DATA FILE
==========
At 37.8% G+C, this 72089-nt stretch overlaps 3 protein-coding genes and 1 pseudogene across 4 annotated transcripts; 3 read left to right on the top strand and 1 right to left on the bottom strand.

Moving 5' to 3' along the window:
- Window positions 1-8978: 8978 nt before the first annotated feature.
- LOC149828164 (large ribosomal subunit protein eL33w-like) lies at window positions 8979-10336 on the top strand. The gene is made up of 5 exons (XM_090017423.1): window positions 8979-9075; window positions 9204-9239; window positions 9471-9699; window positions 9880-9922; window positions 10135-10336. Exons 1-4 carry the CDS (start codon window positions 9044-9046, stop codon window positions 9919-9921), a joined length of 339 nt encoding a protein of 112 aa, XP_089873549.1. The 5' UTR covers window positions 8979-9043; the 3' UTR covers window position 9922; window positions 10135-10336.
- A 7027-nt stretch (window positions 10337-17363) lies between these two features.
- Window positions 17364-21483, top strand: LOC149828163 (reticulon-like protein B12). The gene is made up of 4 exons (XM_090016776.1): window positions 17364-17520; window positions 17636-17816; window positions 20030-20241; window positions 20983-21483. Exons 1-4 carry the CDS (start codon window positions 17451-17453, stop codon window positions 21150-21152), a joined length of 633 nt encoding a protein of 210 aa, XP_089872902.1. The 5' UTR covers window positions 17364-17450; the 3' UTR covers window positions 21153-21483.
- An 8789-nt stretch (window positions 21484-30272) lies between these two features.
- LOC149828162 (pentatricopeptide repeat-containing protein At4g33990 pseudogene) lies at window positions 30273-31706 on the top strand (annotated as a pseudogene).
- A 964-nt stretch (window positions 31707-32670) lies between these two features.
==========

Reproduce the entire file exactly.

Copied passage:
At 37.8% G+C, this 72089-nt stretch overlaps 3 protein-coding genes and 1 pseudogene across 4 annotated transcripts; 3 read left to right on the top strand and 1 right to left on the bottom strand.

Moving 5' to 3' along the window:
- Window positions 1-8978: 8978 nt before the first annotated feature.
- LOC149828164 (large ribosomal subunit protein eL33w-like) lies at window positions 8979-10336 on the top strand. The gene is made up of 5 exons (XM_090017423.1): window positions 8979-9075; window positions 9204-9239; window positions 9471-9699; window positions 9880-9922; window positions 10135-10336. Exons 1-4 carry the CDS (start codon window positions 9044-9046, stop codon window positions 9919-9921), a joined length of 339 nt encoding a protein of 112 aa, XP_089873549.1. The 5' UTR covers window positions 8979-9043; the 3' UTR covers window position 9922; window positions 10135-10336.
- A 7027-nt stretch (window positions 10337-17363) lies between these two features.
- Window positions 17364-21483, top strand: LOC149828163 (reticulon-like protein B12). The gene is made up of 4 exons (XM_090016776.1): window positions 17364-17520; window positions 17636-17816; window positions 20030-20241; window positions 20983-21483. Exons 1-4 carry the CDS (start codon window positions 17451-17453, stop codon window positions 21150-21152), a joined length of 633 nt encoding a protein of 210 aa, XP_089872902.1. The 5' UTR covers window positions 17364-17450; the 3' UTR covers window positions 21153-21483.
- An 8789-nt stretch (window positions 21484-30272) lies between these two features.
- LOC149828162 (pentatricopeptide repeat-containing protein At4g33990 pseudogene) lies at window positions 30273-31706 on the top strand (annotated as a pseudogene).
- A 964-nt stretch (window positions 31707-32670) lies between these two features.